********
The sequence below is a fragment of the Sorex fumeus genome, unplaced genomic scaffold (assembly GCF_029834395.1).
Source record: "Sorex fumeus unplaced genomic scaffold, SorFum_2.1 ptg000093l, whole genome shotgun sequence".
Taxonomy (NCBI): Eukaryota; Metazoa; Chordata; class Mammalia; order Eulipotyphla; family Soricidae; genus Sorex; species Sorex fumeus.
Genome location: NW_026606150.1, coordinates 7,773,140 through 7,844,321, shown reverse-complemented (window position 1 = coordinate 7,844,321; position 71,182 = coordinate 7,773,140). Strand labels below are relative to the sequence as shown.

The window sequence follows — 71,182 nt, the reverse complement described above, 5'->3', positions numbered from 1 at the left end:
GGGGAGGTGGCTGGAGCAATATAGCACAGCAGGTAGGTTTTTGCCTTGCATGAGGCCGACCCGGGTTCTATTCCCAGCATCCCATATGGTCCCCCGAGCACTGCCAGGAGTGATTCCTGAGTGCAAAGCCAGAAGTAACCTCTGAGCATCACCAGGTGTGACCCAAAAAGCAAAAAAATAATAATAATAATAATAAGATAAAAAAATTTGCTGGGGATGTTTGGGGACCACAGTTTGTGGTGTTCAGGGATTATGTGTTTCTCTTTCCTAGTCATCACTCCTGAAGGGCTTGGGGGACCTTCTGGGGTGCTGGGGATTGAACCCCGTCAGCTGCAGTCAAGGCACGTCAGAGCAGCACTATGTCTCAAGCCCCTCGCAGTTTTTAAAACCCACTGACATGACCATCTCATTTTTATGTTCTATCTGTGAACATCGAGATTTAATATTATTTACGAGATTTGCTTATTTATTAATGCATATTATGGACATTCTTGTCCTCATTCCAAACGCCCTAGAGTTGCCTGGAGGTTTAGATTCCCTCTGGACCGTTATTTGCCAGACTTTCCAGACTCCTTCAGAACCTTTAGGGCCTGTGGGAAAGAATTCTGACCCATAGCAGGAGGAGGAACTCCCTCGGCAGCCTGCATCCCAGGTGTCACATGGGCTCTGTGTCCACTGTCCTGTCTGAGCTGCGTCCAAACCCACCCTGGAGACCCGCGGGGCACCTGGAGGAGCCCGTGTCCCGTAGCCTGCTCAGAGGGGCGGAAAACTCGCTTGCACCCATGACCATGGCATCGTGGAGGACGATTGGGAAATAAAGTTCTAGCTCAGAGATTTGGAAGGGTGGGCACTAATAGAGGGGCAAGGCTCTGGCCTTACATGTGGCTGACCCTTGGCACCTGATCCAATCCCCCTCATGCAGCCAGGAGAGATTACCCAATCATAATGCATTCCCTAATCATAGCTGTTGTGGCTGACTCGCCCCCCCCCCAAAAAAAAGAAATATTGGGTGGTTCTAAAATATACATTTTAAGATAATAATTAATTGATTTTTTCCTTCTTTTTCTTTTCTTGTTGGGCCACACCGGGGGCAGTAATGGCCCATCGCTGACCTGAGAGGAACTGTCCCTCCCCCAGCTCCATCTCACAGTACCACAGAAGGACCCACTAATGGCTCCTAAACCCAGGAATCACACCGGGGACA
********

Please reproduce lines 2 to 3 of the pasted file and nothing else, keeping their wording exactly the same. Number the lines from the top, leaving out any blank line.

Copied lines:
Source record: "Sorex fumeus unplaced genomic scaffold, SorFum_2.1 ptg000093l, whole genome shotgun sequence".
Taxonomy (NCBI): Eukaryota; Metazoa; Chordata; class Mammalia; order Eulipotyphla; family Soricidae; genus Sorex; species Sorex fumeus.